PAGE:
US6857477B2 - Method for using a reciprocating pump vent-dump valve - Google Patents

Method for using a reciprocating pump vent-dump valve Download PDF

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US6857477B2
US6857477B2 US10/656,061 US65606103A US6857477B2 US 6857477 B2 US6857477 B2 US 6857477B2 US 65606103 A US65606103 A US 65606103A US 6857477 B2 US6857477 B2 US 6857477B2
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pump
valve
vent
chemical
fluid
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US20040163815A1 (en
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Roy R. Vann
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CHERRY SELECT SAPI DE CV
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Roy R. Vann
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Assigned to VANN PUMPING SYSTEMS, INC. reassignment VANN PUMPING SYSTEMS, INC. ASSIGNMENT OF ASSIGNORS INTEREST (SEE DOCUMENT FOR DETAILS). Assignors: VANN, MR. ROY R.
Assigned to CHERRY SELECT, S.A.P.I. DE C.V. reassignment CHERRY SELECT, S.A.P.I. DE C.V. ASSIGNMENT OF ASSIGNORS INTEREST (SEE DOCUMENT FOR DETAILS). Assignors: VANN PUMPING SYSTEMS, INC
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    • EFIXED CONSTRUCTIONS
    • E21EARTH DRILLING; MINING
    • E21BEARTH DRILLING, e.g. DEEP DRILLING; OBTAINING OIL, GAS, WATER, SOLUBLE OR MELTABLE MATERIALS OR A SLURRY OF MINERALS FROM WELLS
    • E21B34/00Valve arrangements for boreholes or wells
    • E21B34/06Valve arrangements for boreholes or wells in wells
    • E21B34/14Valve arrangements for boreholes or wells in wells operated by movement of tools, e.g. sleeve valves operated by pistons or wire line tools
    • EFIXED CONSTRUCTIONS
    • E21EARTH DRILLING; MINING
    • E21BEARTH DRILLING, e.g. DEEP DRILLING; OBTAINING OIL, GAS, WATER, SOLUBLE OR MELTABLE MATERIALS OR A SLURRY OF MINERALS FROM WELLS
    • E21B43/00Methods or apparatus for obtaining oil, gas, water, soluble or meltable materials or a slurry of minerals from wells
    • E21B43/12Methods or apparatus for controlling the flow of the obtained fluid to or in wells
    • E21B43/121Lifting well fluids
    • E21B43/126Adaptations of down-hole pump systems powered by drives outside the borehole, e.g. by a rotary or oscillating drive
    • E21B43/127Adaptations of walking-beam pump systems
    • YGENERAL TAGGING OF NEW TECHNOLOGICAL DEVELOPMENTS; GENERAL TAGGING OF CROSS-SECTIONAL TECHNOLOGIES SPANNING OVER SEVERAL SECTIONS OF THE IPC; TECHNICAL SUBJECTS COVERED BY FORMER USPC CROSS-REFERENCE ART COLLECTIONS [XRACs] AND DIGESTS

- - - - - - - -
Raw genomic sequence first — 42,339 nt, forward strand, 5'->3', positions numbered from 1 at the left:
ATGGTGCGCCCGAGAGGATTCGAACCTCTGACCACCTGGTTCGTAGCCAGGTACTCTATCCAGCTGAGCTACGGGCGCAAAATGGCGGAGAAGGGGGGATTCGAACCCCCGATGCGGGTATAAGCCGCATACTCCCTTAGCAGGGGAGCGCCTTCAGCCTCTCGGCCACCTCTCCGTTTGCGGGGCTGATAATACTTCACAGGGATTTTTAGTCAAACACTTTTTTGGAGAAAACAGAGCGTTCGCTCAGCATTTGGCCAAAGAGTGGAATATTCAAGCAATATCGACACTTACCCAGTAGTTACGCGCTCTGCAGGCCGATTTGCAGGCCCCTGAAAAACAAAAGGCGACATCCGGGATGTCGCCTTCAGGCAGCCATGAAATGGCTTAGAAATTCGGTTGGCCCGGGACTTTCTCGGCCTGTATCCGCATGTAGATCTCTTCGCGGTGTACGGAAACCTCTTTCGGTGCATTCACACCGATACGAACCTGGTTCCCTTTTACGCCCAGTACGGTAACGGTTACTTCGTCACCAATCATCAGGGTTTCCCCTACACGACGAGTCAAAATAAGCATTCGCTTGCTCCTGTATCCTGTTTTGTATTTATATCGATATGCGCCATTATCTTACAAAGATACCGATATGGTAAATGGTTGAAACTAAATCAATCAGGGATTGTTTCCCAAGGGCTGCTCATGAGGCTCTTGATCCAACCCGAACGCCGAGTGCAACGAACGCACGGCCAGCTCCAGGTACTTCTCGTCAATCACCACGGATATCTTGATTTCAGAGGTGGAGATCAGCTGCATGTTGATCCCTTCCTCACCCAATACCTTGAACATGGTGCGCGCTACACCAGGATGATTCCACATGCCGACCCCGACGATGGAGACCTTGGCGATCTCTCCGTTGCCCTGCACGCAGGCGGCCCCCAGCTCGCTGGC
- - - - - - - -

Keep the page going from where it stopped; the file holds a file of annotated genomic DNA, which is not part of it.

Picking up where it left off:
• Y10TECHNICAL SUBJECTS COVERED BY FORMER USPC
    • Y10STECHNICAL SUBJECTS COVERED BY FORMER USPC CROSS-REFERENCE ART COLLECTIONS [XRACs] AND DIGESTS
    • Y10S166/00Wells
    • Y10S166/902Wells for inhibiting corrosion or coating

Abstract

A reciprocating pump vent-dump and methods of use for utilization in the hydrocarbon industry. The device is preferably used with barrel pumps although it may be used with tubing pumps. The device is positioned at the bottom of the wellbore immediately above the stinger and immediately below above the standing valve and comprises a sliding piston within an outer housing. The device may be opened pulling upwards on the pump drive mechanism thereby allowing fluid within the production tubing to drain back into the formation as long as the pump drive mechanism is held up. The device closes when the pump is returned to normal operation. The method of spotting chemicals requires a pre-measured quantity of chemicals at the surface which is sucked into the tubing string when the valve is opened followed by a pre-measured quantity of make-up fluid which is drawn into the well thereby placing the chemicals at the required point. The technique used for spotting chemicals may be used for flushing flower sand from the wellbore and the device may also be used to dump the hydrostatic head in the production tubing.

Description

This application claims priority from Provisional Patent Application 60/360,240 filed on 26 Feb. 2002 and Provisional Patent Application 60/392,991 filed on 1 Jul. 2002 and is a divisional application of U.S. patent application Ser. No. 10/374,567 filed on 25 Feb. 2003 now U.S. Pat. No. 6,666,270.

BACKGROUND OF THE INVENTION

The present invention relates generally to the oil and gas industry and in particular to oil well production utilizing reciprocating pumps.